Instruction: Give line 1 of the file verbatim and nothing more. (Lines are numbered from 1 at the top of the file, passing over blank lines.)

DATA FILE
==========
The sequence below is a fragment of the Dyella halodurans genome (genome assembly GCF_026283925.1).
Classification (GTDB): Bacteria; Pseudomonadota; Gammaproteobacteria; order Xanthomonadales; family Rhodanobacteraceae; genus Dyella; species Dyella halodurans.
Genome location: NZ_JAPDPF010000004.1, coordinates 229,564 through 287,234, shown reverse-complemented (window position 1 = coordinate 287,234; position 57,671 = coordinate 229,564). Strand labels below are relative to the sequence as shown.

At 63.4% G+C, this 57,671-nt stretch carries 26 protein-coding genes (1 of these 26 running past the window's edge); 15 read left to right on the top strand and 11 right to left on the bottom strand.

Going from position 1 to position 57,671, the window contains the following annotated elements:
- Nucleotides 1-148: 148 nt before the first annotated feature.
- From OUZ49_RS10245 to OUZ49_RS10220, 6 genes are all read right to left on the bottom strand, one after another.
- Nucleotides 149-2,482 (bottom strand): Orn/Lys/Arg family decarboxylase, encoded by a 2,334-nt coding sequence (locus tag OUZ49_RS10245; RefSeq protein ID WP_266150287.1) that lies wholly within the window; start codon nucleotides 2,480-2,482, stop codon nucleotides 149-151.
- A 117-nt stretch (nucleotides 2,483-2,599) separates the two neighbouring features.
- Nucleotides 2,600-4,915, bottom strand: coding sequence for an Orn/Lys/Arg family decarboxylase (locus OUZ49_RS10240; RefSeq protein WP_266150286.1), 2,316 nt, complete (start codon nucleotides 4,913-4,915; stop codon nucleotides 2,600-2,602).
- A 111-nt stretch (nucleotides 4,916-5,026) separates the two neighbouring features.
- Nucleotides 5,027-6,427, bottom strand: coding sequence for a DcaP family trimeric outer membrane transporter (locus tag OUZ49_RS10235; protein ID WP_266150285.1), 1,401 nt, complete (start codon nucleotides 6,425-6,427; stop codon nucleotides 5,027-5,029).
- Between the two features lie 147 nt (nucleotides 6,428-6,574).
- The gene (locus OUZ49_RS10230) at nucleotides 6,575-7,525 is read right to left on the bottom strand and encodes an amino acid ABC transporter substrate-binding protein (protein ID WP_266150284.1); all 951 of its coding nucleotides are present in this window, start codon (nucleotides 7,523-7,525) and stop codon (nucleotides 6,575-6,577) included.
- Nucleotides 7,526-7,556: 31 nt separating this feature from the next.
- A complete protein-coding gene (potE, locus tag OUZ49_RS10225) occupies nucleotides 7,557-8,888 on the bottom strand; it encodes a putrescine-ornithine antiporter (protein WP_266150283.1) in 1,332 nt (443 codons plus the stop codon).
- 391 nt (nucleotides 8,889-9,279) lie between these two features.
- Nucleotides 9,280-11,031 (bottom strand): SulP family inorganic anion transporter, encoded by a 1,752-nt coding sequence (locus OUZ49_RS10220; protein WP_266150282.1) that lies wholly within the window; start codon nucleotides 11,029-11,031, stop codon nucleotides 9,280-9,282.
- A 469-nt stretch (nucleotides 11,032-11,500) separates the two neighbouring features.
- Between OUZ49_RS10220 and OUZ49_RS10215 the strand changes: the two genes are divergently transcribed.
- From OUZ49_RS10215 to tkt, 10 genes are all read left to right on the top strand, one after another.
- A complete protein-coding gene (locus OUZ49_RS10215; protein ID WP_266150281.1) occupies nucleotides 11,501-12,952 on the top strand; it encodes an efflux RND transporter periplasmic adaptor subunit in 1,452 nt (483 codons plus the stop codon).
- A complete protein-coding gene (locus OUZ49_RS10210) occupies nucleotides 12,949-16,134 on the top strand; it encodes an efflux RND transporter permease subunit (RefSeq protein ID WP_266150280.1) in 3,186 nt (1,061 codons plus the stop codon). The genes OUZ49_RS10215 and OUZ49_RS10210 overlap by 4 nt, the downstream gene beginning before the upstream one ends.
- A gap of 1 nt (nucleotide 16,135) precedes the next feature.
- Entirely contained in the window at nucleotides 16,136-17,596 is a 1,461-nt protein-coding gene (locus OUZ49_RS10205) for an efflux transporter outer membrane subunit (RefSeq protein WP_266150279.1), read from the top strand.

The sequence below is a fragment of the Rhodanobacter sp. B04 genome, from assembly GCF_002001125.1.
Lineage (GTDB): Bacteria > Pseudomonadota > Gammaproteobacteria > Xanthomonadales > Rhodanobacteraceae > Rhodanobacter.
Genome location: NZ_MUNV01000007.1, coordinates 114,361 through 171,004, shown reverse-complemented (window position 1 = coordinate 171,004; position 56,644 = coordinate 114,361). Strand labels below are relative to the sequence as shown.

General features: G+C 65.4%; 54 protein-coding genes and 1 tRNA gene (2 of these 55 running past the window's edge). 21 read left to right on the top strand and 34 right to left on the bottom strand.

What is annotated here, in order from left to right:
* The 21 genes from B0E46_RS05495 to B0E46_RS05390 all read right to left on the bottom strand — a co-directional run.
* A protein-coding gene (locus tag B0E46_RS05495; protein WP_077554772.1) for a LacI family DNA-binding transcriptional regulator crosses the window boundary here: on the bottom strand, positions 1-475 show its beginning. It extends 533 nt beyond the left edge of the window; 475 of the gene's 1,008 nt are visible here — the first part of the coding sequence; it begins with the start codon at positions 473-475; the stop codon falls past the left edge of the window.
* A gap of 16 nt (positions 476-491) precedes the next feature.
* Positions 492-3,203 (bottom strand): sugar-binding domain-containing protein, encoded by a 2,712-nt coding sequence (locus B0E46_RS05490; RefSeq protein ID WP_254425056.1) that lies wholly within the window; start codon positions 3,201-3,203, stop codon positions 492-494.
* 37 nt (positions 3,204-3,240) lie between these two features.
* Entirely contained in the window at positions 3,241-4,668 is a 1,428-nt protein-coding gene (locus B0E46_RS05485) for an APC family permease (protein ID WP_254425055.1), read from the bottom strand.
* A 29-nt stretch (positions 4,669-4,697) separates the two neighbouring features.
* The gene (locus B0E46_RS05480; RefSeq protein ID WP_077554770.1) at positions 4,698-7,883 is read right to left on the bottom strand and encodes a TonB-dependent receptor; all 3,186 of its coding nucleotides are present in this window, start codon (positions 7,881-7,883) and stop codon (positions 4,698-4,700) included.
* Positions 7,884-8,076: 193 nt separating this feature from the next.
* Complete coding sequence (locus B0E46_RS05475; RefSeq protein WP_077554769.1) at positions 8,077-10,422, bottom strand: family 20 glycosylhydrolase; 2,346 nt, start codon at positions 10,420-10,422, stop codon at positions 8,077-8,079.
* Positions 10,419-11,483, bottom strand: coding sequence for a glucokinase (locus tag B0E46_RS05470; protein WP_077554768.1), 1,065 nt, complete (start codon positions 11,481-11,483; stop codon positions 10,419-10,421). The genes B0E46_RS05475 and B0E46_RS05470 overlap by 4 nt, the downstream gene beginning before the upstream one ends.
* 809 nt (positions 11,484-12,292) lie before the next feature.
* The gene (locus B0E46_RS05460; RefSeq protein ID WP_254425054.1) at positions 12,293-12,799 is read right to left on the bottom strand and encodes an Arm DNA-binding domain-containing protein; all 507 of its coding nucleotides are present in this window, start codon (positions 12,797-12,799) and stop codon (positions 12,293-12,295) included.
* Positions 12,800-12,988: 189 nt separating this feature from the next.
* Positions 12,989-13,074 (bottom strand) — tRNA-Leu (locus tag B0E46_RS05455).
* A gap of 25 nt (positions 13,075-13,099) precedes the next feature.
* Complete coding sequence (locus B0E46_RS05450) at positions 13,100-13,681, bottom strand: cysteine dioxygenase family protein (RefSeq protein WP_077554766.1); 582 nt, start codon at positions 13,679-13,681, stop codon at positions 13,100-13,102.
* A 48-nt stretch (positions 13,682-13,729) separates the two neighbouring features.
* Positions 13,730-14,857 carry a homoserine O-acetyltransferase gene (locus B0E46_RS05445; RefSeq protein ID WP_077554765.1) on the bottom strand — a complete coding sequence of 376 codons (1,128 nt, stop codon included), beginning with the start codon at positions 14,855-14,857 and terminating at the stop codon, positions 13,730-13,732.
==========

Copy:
The sequence below is a fragment of the Dyella halodurans genome (genome assembly GCF_026283925.1).